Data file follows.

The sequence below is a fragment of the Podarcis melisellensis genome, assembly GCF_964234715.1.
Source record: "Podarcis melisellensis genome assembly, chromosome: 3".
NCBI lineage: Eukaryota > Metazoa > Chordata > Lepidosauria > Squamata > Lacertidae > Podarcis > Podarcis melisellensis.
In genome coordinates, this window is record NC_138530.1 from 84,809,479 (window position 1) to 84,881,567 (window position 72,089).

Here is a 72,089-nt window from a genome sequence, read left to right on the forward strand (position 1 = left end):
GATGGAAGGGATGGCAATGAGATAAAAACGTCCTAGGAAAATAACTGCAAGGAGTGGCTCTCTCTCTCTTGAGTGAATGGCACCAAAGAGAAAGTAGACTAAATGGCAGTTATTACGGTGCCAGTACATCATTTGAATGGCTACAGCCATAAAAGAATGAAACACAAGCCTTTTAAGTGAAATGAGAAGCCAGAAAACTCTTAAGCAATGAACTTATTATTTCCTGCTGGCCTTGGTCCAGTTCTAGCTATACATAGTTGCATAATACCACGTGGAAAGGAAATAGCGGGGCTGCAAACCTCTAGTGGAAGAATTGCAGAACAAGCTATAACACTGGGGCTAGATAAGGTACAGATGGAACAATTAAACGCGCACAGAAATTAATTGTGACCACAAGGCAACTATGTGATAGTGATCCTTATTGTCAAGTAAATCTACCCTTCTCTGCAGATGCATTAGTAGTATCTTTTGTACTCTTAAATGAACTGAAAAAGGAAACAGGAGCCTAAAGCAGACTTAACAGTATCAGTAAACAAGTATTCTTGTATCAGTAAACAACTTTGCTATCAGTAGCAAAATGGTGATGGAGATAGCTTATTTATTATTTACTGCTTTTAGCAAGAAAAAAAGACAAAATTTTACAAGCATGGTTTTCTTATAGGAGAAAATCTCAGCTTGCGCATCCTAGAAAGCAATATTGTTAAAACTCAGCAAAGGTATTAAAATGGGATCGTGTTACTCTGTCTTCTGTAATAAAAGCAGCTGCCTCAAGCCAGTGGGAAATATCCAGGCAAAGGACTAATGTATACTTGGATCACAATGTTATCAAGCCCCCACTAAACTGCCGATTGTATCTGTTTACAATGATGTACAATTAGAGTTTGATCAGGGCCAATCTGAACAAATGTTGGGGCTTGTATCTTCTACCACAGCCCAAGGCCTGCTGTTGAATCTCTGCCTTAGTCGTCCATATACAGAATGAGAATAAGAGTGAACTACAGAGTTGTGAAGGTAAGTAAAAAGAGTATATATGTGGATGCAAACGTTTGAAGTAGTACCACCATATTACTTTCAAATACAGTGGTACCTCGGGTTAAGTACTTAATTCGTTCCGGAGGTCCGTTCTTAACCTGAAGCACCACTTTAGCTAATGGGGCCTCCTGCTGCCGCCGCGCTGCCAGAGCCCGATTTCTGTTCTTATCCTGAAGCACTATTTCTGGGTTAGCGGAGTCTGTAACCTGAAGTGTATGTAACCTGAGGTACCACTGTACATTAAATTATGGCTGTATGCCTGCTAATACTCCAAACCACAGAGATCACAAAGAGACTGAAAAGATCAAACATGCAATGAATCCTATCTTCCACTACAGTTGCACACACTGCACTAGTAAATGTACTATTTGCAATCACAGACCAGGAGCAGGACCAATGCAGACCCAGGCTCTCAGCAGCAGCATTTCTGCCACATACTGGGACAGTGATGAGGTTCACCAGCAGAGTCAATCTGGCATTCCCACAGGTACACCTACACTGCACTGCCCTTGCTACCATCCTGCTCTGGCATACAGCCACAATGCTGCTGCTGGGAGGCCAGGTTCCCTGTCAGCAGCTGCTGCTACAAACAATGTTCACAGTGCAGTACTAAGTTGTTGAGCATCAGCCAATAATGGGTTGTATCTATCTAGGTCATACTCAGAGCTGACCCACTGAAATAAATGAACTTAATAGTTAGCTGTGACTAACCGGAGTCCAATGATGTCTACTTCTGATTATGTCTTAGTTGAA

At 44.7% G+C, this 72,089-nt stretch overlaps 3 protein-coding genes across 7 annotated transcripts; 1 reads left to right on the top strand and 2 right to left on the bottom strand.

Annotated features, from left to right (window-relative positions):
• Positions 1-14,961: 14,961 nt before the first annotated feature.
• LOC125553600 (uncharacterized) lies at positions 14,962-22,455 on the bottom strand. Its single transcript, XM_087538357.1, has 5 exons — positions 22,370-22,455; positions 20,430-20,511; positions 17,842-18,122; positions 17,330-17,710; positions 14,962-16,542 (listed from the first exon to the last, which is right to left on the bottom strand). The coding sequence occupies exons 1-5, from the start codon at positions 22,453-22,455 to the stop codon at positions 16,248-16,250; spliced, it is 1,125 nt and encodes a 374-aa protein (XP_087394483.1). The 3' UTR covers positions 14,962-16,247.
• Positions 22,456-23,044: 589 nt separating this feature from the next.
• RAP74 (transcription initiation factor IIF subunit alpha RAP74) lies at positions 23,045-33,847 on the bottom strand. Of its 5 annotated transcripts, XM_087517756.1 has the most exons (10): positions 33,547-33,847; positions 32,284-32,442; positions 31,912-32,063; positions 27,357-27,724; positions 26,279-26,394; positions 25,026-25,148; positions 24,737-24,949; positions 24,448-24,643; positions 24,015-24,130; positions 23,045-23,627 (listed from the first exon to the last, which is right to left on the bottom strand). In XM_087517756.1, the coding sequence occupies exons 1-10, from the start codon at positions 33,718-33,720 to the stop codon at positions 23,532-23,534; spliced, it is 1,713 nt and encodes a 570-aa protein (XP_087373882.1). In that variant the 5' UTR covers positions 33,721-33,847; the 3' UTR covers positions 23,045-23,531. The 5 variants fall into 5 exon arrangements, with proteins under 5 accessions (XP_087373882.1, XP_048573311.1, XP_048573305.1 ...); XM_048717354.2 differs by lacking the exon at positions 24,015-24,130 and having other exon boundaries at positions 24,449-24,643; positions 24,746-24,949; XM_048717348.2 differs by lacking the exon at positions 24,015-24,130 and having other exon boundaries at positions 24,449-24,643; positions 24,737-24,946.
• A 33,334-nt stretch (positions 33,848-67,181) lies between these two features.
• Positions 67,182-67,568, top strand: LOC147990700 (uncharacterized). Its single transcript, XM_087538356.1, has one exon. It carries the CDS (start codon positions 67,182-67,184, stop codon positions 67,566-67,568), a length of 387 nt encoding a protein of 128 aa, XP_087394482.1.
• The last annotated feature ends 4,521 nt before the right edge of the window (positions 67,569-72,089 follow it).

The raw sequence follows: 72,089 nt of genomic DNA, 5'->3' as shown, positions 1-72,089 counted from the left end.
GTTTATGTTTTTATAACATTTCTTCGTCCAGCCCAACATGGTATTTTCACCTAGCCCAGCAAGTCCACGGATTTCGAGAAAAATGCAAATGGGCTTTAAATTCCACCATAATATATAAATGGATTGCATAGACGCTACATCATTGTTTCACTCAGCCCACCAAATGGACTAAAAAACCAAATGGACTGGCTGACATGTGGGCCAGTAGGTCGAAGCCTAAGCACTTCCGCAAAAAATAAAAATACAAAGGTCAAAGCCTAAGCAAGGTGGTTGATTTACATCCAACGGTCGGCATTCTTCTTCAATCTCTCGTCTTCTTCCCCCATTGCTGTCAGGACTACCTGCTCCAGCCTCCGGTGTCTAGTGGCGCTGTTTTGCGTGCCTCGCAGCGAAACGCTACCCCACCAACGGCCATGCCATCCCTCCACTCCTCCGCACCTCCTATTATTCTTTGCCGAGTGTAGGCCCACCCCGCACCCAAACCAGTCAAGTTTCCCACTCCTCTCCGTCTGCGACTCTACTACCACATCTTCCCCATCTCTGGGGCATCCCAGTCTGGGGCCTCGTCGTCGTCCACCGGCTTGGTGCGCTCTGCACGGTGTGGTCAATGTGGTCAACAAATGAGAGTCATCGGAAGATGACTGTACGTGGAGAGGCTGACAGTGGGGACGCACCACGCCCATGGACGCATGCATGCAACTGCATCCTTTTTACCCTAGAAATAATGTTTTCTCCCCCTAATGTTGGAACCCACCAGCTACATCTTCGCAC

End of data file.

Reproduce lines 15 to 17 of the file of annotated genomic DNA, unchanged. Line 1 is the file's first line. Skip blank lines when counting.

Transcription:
• The last annotated feature ends 4,521 nt before the right edge of the window (positions 67,569-72,089 follow it).

The raw sequence follows: 72,089 nt of genomic DNA, 5'->3' as shown, positions 1-72,089 counted from the left end.
GTTTATGTTTTTATAACATTTCTTCGTCCAGCCCAACATGGTATTTTCACCTAGCCCAGCAAGTCCACGGATTTCGAGAAAAATGCAAATGGGCTTTAAATTCCACCATAATATATAAATGGATTGCATAGACGCTACATCATTGTTTCACTCAGCCCACCAAATGGACTAAAAAACCAAATGGACTGGCTGACATGTGGGCCAGTAGGTCGAAGCCTAAGCACTTCCGCAAAAAATAAAAATACAAAGGTCAAAGCCTAAGCAAGGTGGTTGATTTACATCCAACGGTCGGCATTCTTCTTCAATCTCTCGTCTTCTTCCCCCATTGCTGTCAGGACTACCTGCTCCAGCCTCCGGTGTCTAGTGGCGCTGTTTTGCGTGCCTCGCAGCGAAACGCTACCCCACCAACGGCCATGCCATCCCTCCACTCCTCCGCACCTCCTATTATTCTTTGCCGAGTGTAGGCCCACCCCGCACCCAAACCAGTCAAGTTTCCCACTCCTCTCCGTCTGCGACTCTACTACCACATCTTCCCCATCTCTGGGGCATCCCAGTCTGGGGCCTCGTCGTCGTCCACCGGCTTGGTGCGCTCTGCACGGTGTGGTCAATGTGGTCAACAAATGAGAGTCATCGGAAGATGACTGTACGTGGAGAGGCTGACAGTGGGGACGCACCACGCCCATGGACGCATGCATGCAACTGCATCCTTTTTACCCTAGAAATAATGTTTTCTCCCCCTAATGTTGGAACCCACCAGCTACATCTTCGCAC